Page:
At the time, it was convenient for the king, who loved buffalos, to be closer to the delicious species. None of these kings or inhabitants of the region ever raised the notion of the territory belonging to Zambesia. In fact, they were neither subservient to, nor rulers, over the lands of the Nyasa, Mashona or Ndebele.
What is true is that Europe’s arbitrary cartography and borders left Africans bunched into countries that do not represent their heritage. This contradiction is perverse and is still a source of conflict on the continent.
The Berlin Conference left numerous scars, which have created artificial states with the forced and inconsistent amalgamation of territories without the people’s consent or input. Therefore, many bunched together African countries will always have these problems. However, the solution is not to rely on the source of the problem, the imperial maps. This has proven unreliable in many instances.
When Namibia and Botswana contested the Kasikili/Sidudu Island, both governments were guilty of not citing ancient cultural claims to the island, nor the preferences of its inhabitants and their traditional Chiefs, nor even their own national interests, if they had any. Rather, they took their case to an international court and cited piles of century-old European paperwork.
The same happened when Nigeria and Cameroon disputed an oil-rich peninsula in 2002. Similarly, one has to accept that Angola is a country, free and independent, even though before Portuguese colonisation it was composed of nine distinct and self-ruled kingdoms. Despite this, its existence as a unitary state cannot be questioned.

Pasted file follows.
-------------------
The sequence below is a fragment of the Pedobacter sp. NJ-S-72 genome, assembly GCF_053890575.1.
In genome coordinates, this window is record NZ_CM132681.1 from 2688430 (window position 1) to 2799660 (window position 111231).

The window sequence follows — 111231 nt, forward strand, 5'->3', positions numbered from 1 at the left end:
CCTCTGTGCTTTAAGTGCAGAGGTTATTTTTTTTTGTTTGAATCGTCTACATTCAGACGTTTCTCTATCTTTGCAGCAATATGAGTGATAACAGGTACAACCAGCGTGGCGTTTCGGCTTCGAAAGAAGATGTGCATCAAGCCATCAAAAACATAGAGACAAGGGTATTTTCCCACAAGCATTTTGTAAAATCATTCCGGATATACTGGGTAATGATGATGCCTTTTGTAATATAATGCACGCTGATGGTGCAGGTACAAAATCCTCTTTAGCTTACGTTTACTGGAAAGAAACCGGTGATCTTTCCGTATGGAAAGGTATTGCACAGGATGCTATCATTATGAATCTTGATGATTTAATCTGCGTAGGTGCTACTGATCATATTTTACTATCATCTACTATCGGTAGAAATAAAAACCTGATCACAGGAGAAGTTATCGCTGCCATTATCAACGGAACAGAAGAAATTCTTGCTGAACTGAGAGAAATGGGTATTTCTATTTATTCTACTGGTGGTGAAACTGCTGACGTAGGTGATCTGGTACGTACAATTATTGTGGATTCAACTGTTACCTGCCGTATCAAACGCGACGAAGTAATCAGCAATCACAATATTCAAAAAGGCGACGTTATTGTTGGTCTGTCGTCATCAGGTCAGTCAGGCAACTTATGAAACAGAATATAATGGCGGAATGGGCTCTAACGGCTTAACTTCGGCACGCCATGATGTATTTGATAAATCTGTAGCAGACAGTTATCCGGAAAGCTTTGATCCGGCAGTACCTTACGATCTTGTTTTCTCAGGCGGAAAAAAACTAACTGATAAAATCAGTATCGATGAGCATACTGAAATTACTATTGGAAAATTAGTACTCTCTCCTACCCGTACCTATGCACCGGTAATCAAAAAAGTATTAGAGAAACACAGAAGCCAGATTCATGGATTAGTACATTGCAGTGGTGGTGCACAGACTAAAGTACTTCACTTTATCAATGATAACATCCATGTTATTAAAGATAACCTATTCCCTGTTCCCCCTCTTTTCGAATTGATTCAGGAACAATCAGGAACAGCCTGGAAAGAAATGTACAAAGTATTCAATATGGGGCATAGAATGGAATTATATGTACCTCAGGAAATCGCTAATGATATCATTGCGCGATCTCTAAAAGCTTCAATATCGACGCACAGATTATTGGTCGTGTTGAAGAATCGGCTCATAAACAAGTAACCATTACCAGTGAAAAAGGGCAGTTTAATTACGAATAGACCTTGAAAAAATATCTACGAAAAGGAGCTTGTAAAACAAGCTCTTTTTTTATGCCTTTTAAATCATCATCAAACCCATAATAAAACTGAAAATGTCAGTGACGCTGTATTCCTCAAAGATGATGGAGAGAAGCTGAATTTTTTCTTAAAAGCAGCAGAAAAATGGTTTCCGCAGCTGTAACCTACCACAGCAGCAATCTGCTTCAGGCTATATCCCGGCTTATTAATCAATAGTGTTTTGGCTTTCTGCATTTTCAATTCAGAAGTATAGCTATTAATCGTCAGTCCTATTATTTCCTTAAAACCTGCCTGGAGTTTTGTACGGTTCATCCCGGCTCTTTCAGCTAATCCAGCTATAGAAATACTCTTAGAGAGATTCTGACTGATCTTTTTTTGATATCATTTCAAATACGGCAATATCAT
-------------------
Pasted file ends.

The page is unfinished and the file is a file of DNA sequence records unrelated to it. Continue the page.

We need to accept that the European powers that divided and drew the maps of our territories had no knowledge or information on the nations and territories they were setting up.
Consider the seven million Kikongo speakers, who have been split into three different countries where they are presently minorities. They had their own kingdom and logically they could be having their own country today. Similar examples abound all over Africa.
Agitating for the division of territories on the basis of ethnic or tribal orientation is not a solution. The actual practice of secession and division would be difficult, if it is even functionally possible. This is simply because of the many ethnic groups that tend not to fall along the cleanest possible lines.
The debate on whether or not secession is good for Africa is a complicated and contentious one, essentially because of Africa’s unique post-colonial borders, which cannot be easily reconciled with pre-colonial borders.
The legacy of this colonial devil’s baggage is such that while others claim to belong to the mythical “Zambesia”, none of them can conclusively tell us what the rest of Namibia was called before it was christened “South West Africa”.
That said, it is important that we preoccupy ourselves with building a vibrant nation without giving too much credit to a mythical country that never existed and will never ever exist.
* Dr Charles Mubita holds a PhD in International Relations from the University of California.